Hannah Crosbie is a wine writer and the founder of London’s Dalston Wine Club.
In my late teens, I approached wine with fear. The trick was to mask its taste, to top it up with sugary lemonade and heaps of ice, and then knock it back as quickly as possible. A bottle was to get you drunk; sometimes enjoyed, but rarely understood.
Good wine, on the other hand, was largely out of bounds and reserved for people with money. Like many people my age, I had an almost complete disconnect from the winemaker, the terroir and the wine itself. Looking into the industry from the outside, it’s obvious that the way we’re selling, marketing and drinking the stuff is totally exclusive and inaccessible. It starts with the way we talk about it: the average person doesn’t know what tannins are, what ‘en primeur’ means or where a claret is from; it seems counterproductive to market something using unknown concepts as the key selling points. It proves to me that most wine marketing is only trying to sell to those who are already in the club.
So, how can we translate concepts such as these into a language everyone can understand? How can we help the uninitiated feel empowered to learn about wine in the first place?
Increasingly, wine is an interest for many young people such as myself. Lockdowns also brought our drinking habits into focus. This, coupled with growing concern about what we’re putting into our bodies, has resulted in a spike in wine consumption among the young. The Silicon Valley Bank’s wine division reported that millennials consumed 20% of all wine sold in 2020, while a US survey for industry analyst Wine Business found that 50% of the same demographic increased their consumption of wine under lockdown. Virtual tastings, informative online bottle shops and increased social media interest allowed young people to engage with wine in a way they couldn’t before. The curiosity was always there, they just needed an excuse to explore it.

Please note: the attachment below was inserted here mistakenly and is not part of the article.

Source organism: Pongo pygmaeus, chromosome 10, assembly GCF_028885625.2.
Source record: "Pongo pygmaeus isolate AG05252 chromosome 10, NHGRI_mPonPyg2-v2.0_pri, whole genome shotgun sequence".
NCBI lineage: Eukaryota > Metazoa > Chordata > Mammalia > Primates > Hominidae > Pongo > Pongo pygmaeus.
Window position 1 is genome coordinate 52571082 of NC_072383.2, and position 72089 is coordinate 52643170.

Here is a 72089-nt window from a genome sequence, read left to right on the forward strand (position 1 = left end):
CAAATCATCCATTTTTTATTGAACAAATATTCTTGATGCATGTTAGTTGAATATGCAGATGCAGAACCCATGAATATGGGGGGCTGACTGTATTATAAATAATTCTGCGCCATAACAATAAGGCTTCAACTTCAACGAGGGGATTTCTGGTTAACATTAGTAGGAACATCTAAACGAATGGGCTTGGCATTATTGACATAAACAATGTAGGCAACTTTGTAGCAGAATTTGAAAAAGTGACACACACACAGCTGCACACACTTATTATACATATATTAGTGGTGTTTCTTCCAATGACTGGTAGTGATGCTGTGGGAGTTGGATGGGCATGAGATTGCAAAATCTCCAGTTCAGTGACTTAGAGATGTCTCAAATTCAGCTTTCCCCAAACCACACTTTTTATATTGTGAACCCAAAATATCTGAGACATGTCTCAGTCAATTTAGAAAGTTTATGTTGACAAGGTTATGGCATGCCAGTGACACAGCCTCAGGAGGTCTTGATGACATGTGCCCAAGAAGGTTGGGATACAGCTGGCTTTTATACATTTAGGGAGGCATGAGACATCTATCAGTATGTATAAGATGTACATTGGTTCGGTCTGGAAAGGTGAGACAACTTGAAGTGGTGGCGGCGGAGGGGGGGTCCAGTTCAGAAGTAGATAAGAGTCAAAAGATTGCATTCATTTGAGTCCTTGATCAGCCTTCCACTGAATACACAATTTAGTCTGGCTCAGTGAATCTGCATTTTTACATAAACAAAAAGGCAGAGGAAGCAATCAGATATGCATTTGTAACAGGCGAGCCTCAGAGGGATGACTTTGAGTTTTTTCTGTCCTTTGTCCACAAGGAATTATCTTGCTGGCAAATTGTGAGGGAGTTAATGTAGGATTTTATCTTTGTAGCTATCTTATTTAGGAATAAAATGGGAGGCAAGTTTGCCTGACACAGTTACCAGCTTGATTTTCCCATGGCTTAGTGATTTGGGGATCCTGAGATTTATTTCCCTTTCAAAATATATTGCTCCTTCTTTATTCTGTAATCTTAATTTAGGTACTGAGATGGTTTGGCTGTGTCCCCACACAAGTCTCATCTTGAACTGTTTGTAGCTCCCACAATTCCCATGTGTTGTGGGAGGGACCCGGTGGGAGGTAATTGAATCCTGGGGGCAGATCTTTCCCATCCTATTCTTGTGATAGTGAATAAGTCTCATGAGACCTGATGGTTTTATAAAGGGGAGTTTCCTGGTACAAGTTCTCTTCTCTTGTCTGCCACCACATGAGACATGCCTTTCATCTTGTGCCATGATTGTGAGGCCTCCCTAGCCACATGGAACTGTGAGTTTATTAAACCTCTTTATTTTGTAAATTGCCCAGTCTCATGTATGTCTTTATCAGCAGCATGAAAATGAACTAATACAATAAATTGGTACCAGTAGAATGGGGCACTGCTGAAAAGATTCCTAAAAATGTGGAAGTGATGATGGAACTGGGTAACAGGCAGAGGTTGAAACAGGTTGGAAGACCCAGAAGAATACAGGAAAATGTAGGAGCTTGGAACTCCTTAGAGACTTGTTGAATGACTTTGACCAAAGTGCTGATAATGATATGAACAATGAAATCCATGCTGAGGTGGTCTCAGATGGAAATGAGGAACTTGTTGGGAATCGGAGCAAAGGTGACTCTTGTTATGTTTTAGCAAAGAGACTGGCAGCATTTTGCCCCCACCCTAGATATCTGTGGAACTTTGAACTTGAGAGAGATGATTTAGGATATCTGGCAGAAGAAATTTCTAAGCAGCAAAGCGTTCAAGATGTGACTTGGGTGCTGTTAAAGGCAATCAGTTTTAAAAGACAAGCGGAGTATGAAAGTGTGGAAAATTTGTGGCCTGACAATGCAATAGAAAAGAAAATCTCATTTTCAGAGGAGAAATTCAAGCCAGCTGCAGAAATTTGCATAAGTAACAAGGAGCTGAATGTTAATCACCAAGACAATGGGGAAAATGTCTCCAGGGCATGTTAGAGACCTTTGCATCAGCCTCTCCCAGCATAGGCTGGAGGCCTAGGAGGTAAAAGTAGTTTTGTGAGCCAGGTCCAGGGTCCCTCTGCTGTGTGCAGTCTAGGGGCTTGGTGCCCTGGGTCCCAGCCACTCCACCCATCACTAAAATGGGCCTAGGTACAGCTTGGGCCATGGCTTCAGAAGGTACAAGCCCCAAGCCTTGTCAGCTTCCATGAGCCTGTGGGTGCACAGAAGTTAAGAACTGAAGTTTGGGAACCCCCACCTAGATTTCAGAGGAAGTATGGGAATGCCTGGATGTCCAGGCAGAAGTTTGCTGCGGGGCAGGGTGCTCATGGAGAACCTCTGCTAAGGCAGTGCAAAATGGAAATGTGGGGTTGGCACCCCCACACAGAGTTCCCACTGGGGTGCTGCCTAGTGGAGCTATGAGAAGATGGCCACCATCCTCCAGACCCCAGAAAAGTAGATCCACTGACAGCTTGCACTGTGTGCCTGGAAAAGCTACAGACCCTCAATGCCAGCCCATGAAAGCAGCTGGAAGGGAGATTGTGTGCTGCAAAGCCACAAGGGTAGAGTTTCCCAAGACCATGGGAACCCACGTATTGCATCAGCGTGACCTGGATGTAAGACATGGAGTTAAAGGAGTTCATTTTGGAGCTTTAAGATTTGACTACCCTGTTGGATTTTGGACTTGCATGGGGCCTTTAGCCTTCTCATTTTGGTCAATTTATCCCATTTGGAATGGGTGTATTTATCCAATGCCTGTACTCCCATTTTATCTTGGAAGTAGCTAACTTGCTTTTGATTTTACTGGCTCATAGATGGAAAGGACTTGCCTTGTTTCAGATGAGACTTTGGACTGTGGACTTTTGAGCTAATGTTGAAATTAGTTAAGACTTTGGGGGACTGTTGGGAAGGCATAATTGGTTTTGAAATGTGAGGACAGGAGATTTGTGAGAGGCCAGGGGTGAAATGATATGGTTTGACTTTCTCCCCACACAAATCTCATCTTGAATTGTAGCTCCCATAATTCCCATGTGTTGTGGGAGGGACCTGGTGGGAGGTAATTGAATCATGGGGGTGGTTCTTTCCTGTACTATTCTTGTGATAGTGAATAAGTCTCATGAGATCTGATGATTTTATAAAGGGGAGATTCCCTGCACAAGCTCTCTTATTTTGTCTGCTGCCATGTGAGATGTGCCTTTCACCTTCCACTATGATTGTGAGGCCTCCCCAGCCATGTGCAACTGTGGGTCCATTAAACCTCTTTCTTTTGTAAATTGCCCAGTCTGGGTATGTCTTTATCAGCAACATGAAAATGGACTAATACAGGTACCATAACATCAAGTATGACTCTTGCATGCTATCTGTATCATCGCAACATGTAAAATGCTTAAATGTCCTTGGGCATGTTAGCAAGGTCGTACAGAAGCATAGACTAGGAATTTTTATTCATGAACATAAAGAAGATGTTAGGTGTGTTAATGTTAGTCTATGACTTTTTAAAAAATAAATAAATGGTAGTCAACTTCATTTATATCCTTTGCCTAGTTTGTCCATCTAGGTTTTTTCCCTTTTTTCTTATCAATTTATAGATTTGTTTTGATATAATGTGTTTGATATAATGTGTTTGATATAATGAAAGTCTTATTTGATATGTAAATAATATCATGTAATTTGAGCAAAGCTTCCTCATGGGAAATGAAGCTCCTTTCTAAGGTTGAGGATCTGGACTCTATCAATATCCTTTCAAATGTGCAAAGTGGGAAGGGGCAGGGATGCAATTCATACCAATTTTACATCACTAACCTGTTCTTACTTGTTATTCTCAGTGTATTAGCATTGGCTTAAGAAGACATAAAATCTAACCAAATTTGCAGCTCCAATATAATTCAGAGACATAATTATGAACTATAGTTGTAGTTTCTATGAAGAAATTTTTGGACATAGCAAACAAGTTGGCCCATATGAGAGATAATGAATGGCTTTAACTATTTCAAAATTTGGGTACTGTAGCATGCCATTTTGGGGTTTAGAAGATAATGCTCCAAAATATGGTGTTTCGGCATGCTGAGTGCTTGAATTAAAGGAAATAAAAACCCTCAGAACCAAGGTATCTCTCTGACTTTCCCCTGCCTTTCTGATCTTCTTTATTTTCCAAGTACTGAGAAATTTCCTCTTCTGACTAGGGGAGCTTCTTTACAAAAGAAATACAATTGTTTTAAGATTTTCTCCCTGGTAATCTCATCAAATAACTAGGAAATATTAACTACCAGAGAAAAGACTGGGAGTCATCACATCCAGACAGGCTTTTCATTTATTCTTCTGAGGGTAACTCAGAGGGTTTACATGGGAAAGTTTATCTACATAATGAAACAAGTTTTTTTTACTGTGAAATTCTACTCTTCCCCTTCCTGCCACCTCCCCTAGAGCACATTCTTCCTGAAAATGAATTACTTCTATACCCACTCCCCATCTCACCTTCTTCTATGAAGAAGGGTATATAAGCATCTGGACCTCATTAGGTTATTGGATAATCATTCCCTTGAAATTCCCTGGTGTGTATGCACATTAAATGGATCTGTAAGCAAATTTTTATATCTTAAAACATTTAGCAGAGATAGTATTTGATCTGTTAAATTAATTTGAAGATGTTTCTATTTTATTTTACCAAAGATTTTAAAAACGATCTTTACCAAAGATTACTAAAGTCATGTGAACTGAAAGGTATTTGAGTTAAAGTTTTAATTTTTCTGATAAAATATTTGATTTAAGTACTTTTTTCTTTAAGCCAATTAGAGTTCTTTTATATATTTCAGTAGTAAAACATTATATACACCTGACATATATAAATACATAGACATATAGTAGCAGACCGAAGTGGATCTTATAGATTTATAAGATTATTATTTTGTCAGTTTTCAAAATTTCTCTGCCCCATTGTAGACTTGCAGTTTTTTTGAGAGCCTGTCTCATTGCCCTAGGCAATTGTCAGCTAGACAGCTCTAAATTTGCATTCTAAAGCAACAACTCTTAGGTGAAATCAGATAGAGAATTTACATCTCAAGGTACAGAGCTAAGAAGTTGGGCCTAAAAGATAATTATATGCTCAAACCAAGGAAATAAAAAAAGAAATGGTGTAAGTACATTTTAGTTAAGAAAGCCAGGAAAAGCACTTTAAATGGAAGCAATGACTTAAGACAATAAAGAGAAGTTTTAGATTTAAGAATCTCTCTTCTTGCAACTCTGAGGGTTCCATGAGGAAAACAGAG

Now, lots of exciting new businesses are starting out in the wine trade. In little more than a year, Carbo Wines, founded by three friends in Brighton, went from selling from the boot of a Peugeot to an online business that delivers across the UK. None of the founders have had formal wine training – for them, ‘good times’ are key to their offering.
Brands that seek to ‘demystify wine’ have become an industry cliché, but it’s my belief that accessibility begins by communicating in a clear, compelling way. Independent Australia-based wine magazine Pipette is a good example: it has been instrumental in getting many young people into wine, finding the balance between expert journalism and an edgy, culture-focused style.
To learn about wine, you really need to drink an enormous amount – across regions, appellations, vintages, varieties – but unless your pockets are particularly well lined or you’re privy to trade tastings, those opportunities to critically sample just aren’t there. And when you do go to them, they can be intimidating places to a newcomer. So I decided to create a safe space free from the fear of not using the ‘right words’ and without a hefty price tag. Dalston Wine Club started in 2020 and its popularity only grew via Zoom under lockdown. Now that we’re on the other side, it’s amazing to be running the in-person clubs again and seeing so many young people come together – many of whom know nothing about wine. Not yet, anyway.
Will the bubble burst? Some people in the industry think that wine’s mainstream appeal will crest in the next few years and fall back into its old habits. I disagree. The industry has never been so exciting or full of potential, and the floodgates are still opening.